For these reasons many doctors choose to leave their respective countries for other regions in the world, resulting in a brain drain that hurts the healthcare industry deeply.
To counteract this unfortunate trend in public health, many doctors in the EAC, especially in Kenya, are being offered good specialization career paths for more stimulating work to entice them to stay. Hopefully, this trend increases.
How does this affect the economies of East Africa?
A healthy workforce is a productive workforce. Therefore, quality healthcare is critical for the smooth growth and functioning of every economy.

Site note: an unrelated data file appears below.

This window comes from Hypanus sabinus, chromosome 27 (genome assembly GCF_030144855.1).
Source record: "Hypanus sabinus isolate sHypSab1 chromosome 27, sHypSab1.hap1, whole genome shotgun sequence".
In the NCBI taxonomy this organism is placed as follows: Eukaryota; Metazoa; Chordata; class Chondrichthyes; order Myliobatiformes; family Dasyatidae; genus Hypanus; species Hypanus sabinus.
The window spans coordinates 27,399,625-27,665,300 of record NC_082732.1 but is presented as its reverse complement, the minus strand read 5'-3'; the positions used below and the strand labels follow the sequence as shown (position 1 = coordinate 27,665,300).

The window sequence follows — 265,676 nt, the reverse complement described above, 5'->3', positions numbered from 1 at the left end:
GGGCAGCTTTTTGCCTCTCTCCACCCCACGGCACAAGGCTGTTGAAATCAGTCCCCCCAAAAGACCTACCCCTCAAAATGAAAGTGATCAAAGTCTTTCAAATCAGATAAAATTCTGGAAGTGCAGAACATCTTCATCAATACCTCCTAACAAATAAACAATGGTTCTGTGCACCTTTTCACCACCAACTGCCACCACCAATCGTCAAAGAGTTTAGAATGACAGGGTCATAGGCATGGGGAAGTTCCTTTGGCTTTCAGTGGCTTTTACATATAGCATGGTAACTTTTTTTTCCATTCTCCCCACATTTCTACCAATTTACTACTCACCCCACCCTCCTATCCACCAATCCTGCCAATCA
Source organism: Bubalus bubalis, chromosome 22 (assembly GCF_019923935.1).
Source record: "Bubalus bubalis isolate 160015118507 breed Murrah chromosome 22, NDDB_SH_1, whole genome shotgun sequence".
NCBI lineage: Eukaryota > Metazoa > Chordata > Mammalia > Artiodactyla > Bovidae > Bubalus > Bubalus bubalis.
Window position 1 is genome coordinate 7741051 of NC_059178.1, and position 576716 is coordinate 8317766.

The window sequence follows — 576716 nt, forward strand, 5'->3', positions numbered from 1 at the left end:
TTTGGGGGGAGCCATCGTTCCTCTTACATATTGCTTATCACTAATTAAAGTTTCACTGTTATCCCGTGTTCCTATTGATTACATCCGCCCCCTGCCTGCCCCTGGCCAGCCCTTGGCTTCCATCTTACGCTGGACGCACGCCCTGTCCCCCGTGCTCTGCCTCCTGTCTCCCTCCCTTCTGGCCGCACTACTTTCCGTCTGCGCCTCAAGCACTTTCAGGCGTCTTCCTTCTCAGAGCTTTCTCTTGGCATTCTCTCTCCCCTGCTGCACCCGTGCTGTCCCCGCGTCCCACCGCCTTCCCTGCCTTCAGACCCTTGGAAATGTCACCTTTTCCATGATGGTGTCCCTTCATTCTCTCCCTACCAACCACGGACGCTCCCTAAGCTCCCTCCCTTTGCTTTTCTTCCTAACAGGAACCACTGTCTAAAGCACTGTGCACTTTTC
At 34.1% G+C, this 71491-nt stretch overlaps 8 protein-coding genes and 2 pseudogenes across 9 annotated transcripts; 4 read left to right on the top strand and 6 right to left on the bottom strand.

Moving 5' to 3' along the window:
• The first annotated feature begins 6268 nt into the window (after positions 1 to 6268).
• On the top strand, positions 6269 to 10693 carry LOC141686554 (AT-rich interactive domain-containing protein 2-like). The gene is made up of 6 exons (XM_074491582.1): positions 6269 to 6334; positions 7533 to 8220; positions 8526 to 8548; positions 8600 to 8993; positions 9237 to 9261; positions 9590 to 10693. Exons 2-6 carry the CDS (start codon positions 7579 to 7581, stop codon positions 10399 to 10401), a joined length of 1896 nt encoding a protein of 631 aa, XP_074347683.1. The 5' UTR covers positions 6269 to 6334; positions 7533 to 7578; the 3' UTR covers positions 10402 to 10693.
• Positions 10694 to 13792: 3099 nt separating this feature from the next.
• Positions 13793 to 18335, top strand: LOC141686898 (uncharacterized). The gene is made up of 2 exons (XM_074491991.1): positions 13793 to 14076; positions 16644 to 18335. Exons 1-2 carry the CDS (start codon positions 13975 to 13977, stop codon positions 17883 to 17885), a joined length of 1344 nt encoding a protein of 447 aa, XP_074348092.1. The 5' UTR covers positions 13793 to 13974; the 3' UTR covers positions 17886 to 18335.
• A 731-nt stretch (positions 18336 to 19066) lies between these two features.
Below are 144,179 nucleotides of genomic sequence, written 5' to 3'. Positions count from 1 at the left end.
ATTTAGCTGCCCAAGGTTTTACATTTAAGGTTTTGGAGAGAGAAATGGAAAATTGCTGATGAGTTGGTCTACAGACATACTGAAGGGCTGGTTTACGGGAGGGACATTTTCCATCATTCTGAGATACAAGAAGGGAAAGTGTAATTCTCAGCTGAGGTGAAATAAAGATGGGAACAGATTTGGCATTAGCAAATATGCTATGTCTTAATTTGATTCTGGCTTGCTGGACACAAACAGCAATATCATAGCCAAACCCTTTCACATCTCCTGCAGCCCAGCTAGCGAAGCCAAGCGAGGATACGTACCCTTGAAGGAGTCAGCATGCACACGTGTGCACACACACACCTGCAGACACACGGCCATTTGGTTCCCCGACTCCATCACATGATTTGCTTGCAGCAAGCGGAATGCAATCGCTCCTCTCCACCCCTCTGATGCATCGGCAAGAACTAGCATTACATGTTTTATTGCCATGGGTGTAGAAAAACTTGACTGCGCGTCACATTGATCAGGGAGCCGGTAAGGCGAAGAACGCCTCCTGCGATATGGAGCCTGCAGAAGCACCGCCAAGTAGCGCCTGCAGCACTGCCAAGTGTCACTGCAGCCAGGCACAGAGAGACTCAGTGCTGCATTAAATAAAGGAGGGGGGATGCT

The greater the healthcare capacity in the EAC countries, the better off every sector of the economy will be.
A higher amount of resources, technologies, doctors, nurses and other highly trained staff dedicated to these areas will guarantee higher returns to the economies of the EAC and a higher quality of life for all.
What is being done to increase the number of doctors in EAC countries?
In Kenya the East African Development Bank and the British Council are offering fellowships so doctors can specialize in particular medical fields. Many organizations offer scholarships for students headed abroad as long as they sign a contract stating that they will return to their home countries and work in their respective countries.
Expatriate doctors working in Europe and the United States still care about the situation at home and some have even formed organizations to advance healthcare in their home countries, like Nigerian Physicians in the Americas among many others.